Erdogan 58 (R).
(photo credit: REUTERS)
The Turkey of Recep Tayyip Erdogan is currently bidding to emerge as the
dominant power in the Middle East, and Erdogan is playing his hand
The rise of Sunni Turkey has brought inevitable friction with
that other non-Arab contender for regional supremacy, the Islamic Republic of
Iran. Syria today forms the central arena for this rivalry. The AKPled Turkish
government’s long cultivation of both the regime and the Sunni Arab opposition
in Syria is currently paying dividends: Turkey appears to have been entrusted by
the West with the key role in organizing the opposition and applying pressure on
the Syrian regime. Iran, meanwhile, is seeking to keep its client in power in
Syria through sheer force.
Southeast of Syria, however, Iran and Turkey
are finding that their interests do not always diverge. Far from the focus of
the news media, both countries have been enthusiastically participating over the
last eight weeks in a bombing campaign against Kurdish organizations based in
northern Iraq. There is currently concern that ground incursions by both
countries into the mountainous border region could be imminent.
Turkish bombings are part of a response to an upsurge in attacks by the PKK
organization on the security forces since the country’s July elections. The
PKK’s activities in turn reflect a widespread feeling of disillusionment on the
part of many Turkish Kurds at what they see as the Erdogan government’s failure
to follow through on promised reforms. Erdogan’s ruling AKP launched its
“Kurdish opening” policy two years ago, which promised greater autonomy and
tolerance for the country’s Kurdish minority.
But Turkish Kurds argue
that little has really changed.
An increased leniency toward
manifestations of Kurdish cultural identity has taken place under the Islamist
AKP. Kurdish language TV broadcasts, for example, are now permitted. But when it
comes to the political expression of a separate Kurdish identity, the law
remains harsh. Any show of support for the PKK can result in a jail sentence of
many years. “Support” can extend even to using a respectful honorific when
referring to the PKK’s jailed leader, Abdullah Ocalan.
Anyone over the
age of 12 caught attending a PKK-sponsored event risks being jailed as a
terrorist. Formal education in the Kurdish language remains
With hopes fading for the possibility of gains through
negotiation, the PKK has in recent weeks gone back on the attack. In the last
month, around 40 members of the Turkish security forces have been killed in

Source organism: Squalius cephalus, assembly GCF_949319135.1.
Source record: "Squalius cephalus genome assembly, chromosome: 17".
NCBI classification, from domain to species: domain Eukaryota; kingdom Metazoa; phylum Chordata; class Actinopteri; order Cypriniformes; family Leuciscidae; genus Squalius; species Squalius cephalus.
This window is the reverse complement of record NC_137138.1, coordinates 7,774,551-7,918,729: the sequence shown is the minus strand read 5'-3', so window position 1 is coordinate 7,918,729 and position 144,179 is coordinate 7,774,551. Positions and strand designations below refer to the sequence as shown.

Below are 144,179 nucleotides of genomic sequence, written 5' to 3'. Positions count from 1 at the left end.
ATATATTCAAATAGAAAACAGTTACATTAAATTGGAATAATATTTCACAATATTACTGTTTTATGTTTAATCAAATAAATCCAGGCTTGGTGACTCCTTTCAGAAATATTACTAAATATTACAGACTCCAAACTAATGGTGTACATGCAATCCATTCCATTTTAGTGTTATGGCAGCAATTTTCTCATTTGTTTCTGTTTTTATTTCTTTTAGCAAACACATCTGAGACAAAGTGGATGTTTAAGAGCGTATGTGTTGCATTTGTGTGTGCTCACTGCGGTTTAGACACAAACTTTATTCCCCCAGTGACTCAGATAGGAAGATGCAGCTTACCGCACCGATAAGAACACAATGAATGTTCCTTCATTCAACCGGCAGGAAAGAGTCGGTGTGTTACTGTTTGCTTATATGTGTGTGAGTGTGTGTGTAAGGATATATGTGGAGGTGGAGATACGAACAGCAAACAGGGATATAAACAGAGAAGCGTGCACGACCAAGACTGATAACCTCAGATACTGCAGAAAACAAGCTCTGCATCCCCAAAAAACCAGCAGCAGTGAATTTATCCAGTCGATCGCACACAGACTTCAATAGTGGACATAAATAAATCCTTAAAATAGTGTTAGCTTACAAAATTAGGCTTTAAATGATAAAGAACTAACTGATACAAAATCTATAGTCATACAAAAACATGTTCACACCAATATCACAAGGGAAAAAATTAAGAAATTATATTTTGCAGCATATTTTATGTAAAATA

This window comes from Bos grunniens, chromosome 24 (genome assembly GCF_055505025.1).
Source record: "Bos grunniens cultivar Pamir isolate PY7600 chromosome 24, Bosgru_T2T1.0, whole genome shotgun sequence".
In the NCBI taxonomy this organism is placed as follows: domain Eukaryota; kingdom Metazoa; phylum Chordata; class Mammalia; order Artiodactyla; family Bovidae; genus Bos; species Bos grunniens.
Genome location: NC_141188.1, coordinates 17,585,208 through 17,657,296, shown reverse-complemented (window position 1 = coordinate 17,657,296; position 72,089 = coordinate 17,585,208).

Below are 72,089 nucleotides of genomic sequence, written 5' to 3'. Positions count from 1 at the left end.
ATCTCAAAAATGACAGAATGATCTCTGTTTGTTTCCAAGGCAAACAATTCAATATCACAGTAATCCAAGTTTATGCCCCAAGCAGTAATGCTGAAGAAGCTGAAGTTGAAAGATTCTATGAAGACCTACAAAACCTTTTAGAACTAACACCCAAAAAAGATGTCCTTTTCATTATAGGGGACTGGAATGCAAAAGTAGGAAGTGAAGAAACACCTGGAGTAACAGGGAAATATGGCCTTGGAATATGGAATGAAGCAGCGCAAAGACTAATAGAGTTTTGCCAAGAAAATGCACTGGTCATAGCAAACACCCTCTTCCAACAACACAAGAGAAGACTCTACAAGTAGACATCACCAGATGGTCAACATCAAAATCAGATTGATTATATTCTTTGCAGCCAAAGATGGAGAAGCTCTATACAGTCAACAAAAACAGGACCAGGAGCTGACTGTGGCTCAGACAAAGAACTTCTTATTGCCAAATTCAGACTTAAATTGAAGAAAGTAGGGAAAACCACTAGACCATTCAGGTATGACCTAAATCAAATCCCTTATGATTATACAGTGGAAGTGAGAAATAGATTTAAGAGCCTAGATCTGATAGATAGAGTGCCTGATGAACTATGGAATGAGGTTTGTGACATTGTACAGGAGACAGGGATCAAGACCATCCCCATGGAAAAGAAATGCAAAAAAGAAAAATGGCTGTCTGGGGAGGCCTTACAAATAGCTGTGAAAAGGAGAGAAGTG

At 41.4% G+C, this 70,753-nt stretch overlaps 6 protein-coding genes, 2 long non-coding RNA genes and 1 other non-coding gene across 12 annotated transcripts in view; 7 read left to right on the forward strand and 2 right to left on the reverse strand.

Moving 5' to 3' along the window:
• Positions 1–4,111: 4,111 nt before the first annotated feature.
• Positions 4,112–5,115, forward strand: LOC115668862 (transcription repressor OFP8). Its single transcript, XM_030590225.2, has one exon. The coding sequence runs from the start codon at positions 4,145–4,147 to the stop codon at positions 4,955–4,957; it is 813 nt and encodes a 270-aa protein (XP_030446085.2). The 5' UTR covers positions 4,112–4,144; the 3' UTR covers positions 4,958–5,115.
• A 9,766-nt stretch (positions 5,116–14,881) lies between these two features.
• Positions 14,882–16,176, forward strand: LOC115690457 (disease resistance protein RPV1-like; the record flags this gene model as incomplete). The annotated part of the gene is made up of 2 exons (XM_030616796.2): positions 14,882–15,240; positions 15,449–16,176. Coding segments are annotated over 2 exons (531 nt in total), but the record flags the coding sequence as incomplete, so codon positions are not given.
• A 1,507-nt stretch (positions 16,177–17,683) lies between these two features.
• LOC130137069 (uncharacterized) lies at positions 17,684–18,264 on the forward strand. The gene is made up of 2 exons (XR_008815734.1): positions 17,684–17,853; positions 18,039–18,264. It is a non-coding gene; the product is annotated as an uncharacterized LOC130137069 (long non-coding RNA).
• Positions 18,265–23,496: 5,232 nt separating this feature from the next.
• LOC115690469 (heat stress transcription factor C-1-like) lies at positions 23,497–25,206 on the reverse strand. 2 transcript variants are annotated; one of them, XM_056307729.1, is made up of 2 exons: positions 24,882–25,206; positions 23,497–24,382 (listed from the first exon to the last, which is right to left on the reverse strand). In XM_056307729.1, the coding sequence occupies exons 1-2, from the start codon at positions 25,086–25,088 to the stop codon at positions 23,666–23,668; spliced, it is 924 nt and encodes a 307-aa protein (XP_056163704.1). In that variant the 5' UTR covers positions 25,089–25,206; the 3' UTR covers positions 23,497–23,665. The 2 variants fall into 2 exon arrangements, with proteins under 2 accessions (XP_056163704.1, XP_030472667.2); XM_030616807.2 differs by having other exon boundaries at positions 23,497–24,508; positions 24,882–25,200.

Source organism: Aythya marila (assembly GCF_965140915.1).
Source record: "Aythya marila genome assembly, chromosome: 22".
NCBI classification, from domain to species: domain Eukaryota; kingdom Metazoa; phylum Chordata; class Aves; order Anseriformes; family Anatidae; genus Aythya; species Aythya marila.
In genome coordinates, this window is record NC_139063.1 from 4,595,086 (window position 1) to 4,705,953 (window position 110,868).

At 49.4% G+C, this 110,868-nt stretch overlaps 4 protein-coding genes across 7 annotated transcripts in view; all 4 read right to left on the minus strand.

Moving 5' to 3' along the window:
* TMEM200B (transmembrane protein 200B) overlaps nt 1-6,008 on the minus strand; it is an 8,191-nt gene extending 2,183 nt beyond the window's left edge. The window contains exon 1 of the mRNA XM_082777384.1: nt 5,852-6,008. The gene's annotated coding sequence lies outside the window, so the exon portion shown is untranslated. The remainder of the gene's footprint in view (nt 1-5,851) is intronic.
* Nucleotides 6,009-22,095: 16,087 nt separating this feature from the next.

clashes with PKK fighters. An unknown number of PKK members were also killed in
the fighting. This summer has seen the sharpest increase in clashes since the
organization chose to end its unilateral cease-fire in late February.
mid-August, Erdogan said the government’s “patience” had run out, and that all
involved with the PKK would pay the price.
On August 19, the Turkish Air
Force struck at PKK targets in the Qandil Mountains in northern Iraq, killing a
family of seven civilians, including a month-old baby, according to Kurdish
A short cease-fire intervened over the period of Id al-Fitr.
This is now over. The possibility of a large-scale Turkish incursion into the
PKK-controlled mountains across the border in Iraqi Kurdistan has therefore
Since July, meanwhile, the same mountainous area of northern
Iraq has played host to a parallel battle between the forces of the Iranian
Revolutionary Guard and the guerrillas of the PJAK organization (Party for a
Free Life in Kurdistan). PJAK is widely seen as the sister movement of the PKK
among the Kurds of Iran.
In mid-July, the Iranians launched a crossborder
operation against PJAK, which was preceded by prolonged shelling. The
Revolutionary Guard forces had withdrawn by July 31. PKK guerrillas subsequently
reinforced their Iranian Kurdish compatriots along the border.
subsequent Iranian claims that PJAK was on the verge of collapse following the
attacks, the organization carried out a number of operations in August. The most
notable of these was a strike on August 11 at the Tabriz-Ankara gas pipeline, a
2,576-kilometer conduit that brings natural gas from northwest Iran to the
Turkish capital. Iran is Turkey’s second-largest supplier of natural
BEYOND SHARED aims, shared enemies and similar methods, are Turkey
and Iran actively cooperating in their repression of the Kurds? Clear evidence
exists of Turkish- Iranian intelligence-sharing in this regard.
memorandum between the two countries for security cooperation was signed in
mid-2008. At the time, an Iranian minister was quoted in the Turkish daily
as saying, “The two countries fight against terror and cooperate with
each other, and Iran looks at the PKK and the PJAK as a single terrorist
organization under two different names.” Kurdish sources contend that Turkish
aircraft have used Iranian airspace in the raids of recent weeks.
relations between the two states have also grown closer in recent years. Trade
is booming. Turkey opposed the fourth UN Security Council sanctions resolution
against Iran over its nuclear program. A recent WikiLeaks cable revealed the
extent of US concern regarding the activities of Turkish defense sector
companies in trading with Iran.
The question now is whether in the event
of Turkish and Iranian ground operations into northern Iraq, joint activities
would grow more overt and wider in their dimensions.
If this takes place,
it offers a potential lesson that both Western and Israeli policymakers should
note carefully: The natural competition between anti-Western Shi’ite and
emergent anti-Western Sunni Islamist powers for Middle East domination may not
set them inevitably on a collision course.
The available evidence
suggests that they possess a sufficient degree of sophistication to oppose one
another when necessary, and yet to unite against common enemies when this serves